The unwritten rules for women in IT

Why are there so few women working in the IT industry and in senior leadership roles? These are some of the questions that author, Lynn Harris, addresses in her book, Unwritten Rules: What Women Need to Know About Leading in Today’s Organizations.

Besides authoring her first book, Harris is also an organizational development consultant and executive coach based in Montreal.

In her book, Harris explores the concept of what she calls “unwritten rules” that “aren’t explicitly acknowledged” within organizations and “are rarely, if ever,” spoken about in job interviews, but are ones that she insists everyone knows exist. These “unwritten rules” apply to senior leaders, where they’re perceived to be “available anytime and anywhere, have a linear career path, are competitive and promote themselves.”

The book illustrates how women can work around these “unwritten rules” by adapting in certain ways to ensure professional and personal development both in and out of the workplace.

CDN had the chance to interview Harris to discuss her book and some of the issues in it. Below is an edited transcript.

CDN: What inspired you to write this book?

Lynn Harris: This is my first book. I read some stuff about three years ago and heard more media news about people being confused about why there aren’t a lot of women in the field of IT and in senior leadership roles. I spent a couple of years researching and trying to answer the questions of why there aren’t many women in senior roles because I just couldn’t understand why people were so confused about this. I wanted to see what was causing this behaviour in the first place, so I looked at the structure underneath (in organizations) and what’s causing there to be an imbalance at the top of organizations. The approach in the book is for women to understand what they’re up against and to help them develop themselves in certain ways with professional development.

CDN: In your book, you discuss the importance of building strategic professional relationships and mentoring and coaching. What mistakes or misconceptions do you think women often have here and why?

L.H.: Women are often being a bit passive around this and wait for people to offer them a mentor or coach when actually, in order to stay successful and move into leadership roles, they need to really take control of their professional development, so they need to see coaching and mentoring as essential leadership competencies and take charge and develop external and internal mentorships to gain control of their career. It’s also about being clear about what they want out of the relationship to make good use of it. There’s no doubt that women make fabulous senior leaders and bring different qualities to those roles. It’s not a matter of competence, but really it’s about how they break into these roles.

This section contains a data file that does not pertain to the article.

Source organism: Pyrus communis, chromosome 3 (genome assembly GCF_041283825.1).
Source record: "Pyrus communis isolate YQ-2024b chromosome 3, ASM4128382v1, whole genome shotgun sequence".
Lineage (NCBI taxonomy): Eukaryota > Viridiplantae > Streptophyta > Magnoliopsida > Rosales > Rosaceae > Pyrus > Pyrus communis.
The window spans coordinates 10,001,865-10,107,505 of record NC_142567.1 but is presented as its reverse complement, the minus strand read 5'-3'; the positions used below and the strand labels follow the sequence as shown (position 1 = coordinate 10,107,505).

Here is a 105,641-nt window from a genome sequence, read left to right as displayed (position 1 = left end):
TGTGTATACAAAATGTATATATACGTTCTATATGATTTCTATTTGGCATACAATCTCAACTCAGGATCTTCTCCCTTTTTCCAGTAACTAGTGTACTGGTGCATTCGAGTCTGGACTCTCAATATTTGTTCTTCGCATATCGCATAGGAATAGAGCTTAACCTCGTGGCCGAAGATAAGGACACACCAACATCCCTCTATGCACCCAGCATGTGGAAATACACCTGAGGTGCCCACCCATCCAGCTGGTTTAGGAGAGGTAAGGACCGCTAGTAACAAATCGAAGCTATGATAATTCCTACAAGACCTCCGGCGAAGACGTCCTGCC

CDN: If you had to choose one or two key takeaways from your book, what would you like your readers to leave with and why?

L.H.: I’d like readers to leave with a real understanding of reality and what’s really going on in organizations under the surface with unwritten rules and understand the environment in which they’re operating in and make informed choices of if they want to move up in the organization. Individuals should also take accountability for their own professional development. I’d also like readers to understand that they do have choices and they don’t have to move up the corporate ladder, because they could always move out or do something else.

CDN: You’re also an organizational development consultant and executive coach. Tell me more.

L.H.: I do work with a lot of men and women in organizations and I have an interest in helping organizations and leaders be more effective. I think we can do that with more gender balance at the top of organizations. In North America, I’m an executive coach to help managers in large organizations, where I develop teams and I facilitate business meetings. I also work with colleagues in Europe on leadership development workshops and around the world. On the book Web site, unwritetenrulesthebook.com, I also write a blog and I also have an Unwritten Rules Facebook page for women who are interested in IT leadership.

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Jim Love, Chief Content Officer, IT World Canada

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Maxine Cheung
Maxine Cheung
Staff Writer, Computer Dealer News

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